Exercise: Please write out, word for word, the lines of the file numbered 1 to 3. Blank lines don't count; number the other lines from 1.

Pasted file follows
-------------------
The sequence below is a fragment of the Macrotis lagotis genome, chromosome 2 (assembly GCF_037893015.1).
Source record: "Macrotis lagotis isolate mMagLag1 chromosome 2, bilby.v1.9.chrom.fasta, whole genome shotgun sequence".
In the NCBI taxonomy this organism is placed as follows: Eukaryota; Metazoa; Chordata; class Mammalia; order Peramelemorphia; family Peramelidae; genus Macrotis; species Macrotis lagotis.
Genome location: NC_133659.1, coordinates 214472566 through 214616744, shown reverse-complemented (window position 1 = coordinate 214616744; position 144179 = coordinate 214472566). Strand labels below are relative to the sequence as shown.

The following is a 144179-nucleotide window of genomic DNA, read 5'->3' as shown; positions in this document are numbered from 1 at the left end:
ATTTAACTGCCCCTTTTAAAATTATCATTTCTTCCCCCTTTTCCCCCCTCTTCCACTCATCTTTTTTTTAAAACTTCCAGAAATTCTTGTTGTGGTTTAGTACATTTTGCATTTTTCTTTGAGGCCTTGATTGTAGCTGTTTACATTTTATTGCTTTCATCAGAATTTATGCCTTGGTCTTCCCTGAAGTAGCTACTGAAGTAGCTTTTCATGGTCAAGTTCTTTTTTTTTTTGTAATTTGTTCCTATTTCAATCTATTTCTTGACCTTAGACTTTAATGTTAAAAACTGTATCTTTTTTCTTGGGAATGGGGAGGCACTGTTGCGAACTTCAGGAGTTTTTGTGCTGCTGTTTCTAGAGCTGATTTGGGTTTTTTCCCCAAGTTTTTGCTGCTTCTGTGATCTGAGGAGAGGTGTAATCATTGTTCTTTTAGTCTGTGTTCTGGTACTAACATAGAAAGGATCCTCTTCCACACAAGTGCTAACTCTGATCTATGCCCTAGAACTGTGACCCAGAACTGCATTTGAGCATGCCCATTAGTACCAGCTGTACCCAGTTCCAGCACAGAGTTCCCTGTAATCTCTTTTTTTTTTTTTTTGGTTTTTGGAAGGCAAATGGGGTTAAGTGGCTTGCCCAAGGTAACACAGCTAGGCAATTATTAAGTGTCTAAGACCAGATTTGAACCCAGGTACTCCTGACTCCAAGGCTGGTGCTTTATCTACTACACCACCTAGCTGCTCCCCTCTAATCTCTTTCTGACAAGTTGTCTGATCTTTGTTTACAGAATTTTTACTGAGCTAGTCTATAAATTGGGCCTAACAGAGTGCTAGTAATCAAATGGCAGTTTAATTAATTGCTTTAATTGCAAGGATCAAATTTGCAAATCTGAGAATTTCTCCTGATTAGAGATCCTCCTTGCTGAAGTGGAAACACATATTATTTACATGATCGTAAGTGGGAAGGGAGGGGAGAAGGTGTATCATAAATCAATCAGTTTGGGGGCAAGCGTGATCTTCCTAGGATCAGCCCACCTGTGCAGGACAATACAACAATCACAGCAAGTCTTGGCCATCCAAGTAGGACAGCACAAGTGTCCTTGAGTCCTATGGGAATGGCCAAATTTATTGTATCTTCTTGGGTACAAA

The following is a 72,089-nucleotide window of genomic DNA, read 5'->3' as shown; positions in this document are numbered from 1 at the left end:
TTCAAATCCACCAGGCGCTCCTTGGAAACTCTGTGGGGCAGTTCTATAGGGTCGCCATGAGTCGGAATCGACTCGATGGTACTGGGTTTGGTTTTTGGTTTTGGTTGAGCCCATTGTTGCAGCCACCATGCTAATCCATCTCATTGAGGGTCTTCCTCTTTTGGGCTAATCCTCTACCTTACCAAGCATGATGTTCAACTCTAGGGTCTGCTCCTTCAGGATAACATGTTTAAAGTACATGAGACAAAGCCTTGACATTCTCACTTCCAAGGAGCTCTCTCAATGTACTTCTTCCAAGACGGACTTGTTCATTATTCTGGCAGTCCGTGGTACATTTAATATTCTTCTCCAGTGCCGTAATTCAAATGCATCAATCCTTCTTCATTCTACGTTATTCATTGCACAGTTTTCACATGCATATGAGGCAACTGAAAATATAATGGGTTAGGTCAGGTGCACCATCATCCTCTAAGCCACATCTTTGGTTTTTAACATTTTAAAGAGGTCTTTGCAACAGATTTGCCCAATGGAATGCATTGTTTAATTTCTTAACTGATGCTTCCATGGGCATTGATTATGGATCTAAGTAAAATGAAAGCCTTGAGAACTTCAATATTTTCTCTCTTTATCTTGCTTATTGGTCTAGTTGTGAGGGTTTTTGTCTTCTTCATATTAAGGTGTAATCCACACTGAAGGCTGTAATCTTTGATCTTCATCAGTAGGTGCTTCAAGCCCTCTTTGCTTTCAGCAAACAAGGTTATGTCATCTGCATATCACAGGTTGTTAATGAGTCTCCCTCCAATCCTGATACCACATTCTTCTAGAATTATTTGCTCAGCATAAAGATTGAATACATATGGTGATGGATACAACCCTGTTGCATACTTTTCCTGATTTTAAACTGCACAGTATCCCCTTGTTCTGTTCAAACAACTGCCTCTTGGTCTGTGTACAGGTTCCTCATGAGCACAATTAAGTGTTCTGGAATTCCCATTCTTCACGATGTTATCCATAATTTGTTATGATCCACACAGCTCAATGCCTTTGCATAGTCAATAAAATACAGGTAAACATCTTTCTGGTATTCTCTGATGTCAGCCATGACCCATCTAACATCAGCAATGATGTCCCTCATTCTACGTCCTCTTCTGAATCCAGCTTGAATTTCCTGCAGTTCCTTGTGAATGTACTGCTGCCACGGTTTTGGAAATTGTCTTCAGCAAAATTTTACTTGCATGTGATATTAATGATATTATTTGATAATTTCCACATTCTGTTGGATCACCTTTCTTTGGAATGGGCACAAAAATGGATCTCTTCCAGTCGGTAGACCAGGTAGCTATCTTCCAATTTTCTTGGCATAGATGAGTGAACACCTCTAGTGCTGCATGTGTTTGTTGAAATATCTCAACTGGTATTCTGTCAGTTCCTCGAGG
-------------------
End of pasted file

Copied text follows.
The sequence below is a fragment of the Macrotis lagotis genome, chromosome 2 (assembly GCF_037893015.1).
Source record: "Macrotis lagotis isolate mMagLag1 chromosome 2, bilby.v1.9.chrom.fasta, whole genome shotgun sequence".
In the NCBI taxonomy this organism is placed as follows: Eukaryota; Metazoa; Chordata; class Mammalia; order Peramelemorphia; family Peramelidae; genus Macrotis; species Macrotis lagotis.